But that disappointment was replaced an hour later as Gloucestershire got among the wickets and Kent rolled over so weakly - it was awful cricket from the visitors. Only one man - David Balcombe, on loan from Hampshire - showed the necessary heart.

Gloucestershire were rampant. The Churchdown Club struck up a few drolling notes of "Glaaawwwssssttterrrrrr", previously only reserved for late on Sunday afternoons following a one-day win. The ovation was tremendous. Players milled around with the spectators and wandered off towards the Montpellier wine bar, beers in hand. It was a jolly good afternoon at Cheltenham.

Thursday, July 21, 2011

Taylor dominates day two

Day 2, Close: Gloucestershire 486-7 lead Kent 205 by 281 runs (PTS: Glos 8, Kent 3)

When Chris Taylor scores eight more runs tomorrow morning - heaven forbid he's denied his first double century - it will surely go down in the great Cheltenham innings. The entertainment he provided was wonderful.

He played within himself - only one reverse sweep showing the extrovert side of his batting. He drove beautifully, cut superbly and defended properly by getting himself into line. The only chance was a late cut which emerged from the gloom and cannoned off Martin van Jaarsveld's face at first slip.

All day the bowling was manouvred around with ease - Kent failed to gain any control and the scoring rate was high even for Cheltenham. Robbie Joseph was unbelivable in sending down 16 no-balls, without once remarking his run-up.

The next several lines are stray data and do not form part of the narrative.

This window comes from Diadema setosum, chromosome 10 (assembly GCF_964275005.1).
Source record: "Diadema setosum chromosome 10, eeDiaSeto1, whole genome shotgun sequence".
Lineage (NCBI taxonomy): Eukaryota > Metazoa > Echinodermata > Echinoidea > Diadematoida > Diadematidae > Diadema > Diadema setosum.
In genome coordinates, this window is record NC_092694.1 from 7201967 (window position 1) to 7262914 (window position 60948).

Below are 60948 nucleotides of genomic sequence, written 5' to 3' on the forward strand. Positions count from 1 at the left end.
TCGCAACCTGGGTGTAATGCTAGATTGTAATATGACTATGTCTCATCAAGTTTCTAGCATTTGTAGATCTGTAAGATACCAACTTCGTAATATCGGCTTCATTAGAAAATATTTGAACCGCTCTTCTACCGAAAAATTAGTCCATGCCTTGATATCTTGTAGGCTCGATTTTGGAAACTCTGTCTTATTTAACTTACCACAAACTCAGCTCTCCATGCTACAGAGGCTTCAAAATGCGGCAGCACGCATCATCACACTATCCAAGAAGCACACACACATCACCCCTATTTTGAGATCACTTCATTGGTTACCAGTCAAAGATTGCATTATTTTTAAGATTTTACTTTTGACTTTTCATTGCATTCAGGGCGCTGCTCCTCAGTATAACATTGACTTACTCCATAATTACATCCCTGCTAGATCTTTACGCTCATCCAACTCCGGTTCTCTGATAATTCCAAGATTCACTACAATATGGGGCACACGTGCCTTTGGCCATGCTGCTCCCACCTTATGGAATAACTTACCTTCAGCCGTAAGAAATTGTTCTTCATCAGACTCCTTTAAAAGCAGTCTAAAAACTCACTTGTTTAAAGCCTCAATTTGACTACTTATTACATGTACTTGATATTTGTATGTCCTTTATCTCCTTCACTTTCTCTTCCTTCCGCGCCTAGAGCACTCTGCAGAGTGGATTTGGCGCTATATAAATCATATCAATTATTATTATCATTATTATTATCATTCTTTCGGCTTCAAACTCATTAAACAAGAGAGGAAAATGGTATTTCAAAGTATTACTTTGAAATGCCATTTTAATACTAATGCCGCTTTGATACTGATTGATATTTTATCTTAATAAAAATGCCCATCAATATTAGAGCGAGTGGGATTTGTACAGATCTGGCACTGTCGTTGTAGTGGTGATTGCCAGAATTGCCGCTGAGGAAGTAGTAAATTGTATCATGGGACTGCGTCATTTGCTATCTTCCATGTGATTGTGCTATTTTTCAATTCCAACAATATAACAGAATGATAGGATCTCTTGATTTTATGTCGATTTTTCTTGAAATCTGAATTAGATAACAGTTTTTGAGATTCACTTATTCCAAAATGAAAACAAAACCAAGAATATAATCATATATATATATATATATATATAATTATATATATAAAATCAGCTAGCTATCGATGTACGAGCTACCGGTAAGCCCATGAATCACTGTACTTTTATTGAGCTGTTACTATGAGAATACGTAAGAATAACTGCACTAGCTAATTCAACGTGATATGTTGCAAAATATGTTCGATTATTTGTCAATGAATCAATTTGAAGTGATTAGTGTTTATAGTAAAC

Discipline was all that was needed to score runs and Alex Gidman resisted until one swipe across the line saw him fall far short of a big score he should have made.

Dare we talk of the V word? Not since 2001 has that occurred here but Kent are so awfully demoralised - their body language in the field was outrageously poor - that batting for even a day will be a major challenge.

LIVE ball-by-ball coverage continues tomorrow on www.gloscricketradio.com

Wednesday, July 20, 2011

Sorry it's been a while...

Day 1, Close: Gloucestershire 107-3 trail Kent 205 by 98 runs (PTS: Glos 3, Kent 2)

...but i've been rather busy. But nowhere better to blog than from the Cheltenham College pavilion balcony. This place is just truly wonderful and nothing replaces the anticipation on the first morning of a festival - particular when the opposition are a team that should be beaten.

Kent are a side horribly out of form. Rob Key also failed a fitness test this morning. At 59-6 I thought this was it, 90 at the most. But in Darren Stevens Kent have a quality campaigner who has guts. He's also bang in form.

Guts is what you need on the first morning of a match when the ball is wobbling slightly - and only slightly under heavy cloud; the pitch is a belter. Kent simply didn't play well enough and Gloucestershire, chiefly Will Gidman, put the ball in the right zones to force mistakes.

And it looked as if the game was already over at 91-1. Before a pesky rain break. A rain break that wouldn't have even had umpires considering interrupting play at any other standard. But first-class cricket demands the best so off they went for 15 minutes and it's amazing what happens to the brain when one breaks out of the zone.

Hugely disappointing for two players who looked a million dollars - Kane Williamson in particular. But to no avail, Gloucestershire are still well placed for 300 +.

LIVE ball-by-ball coverage continues tomorrow on www.gloscricketradio.com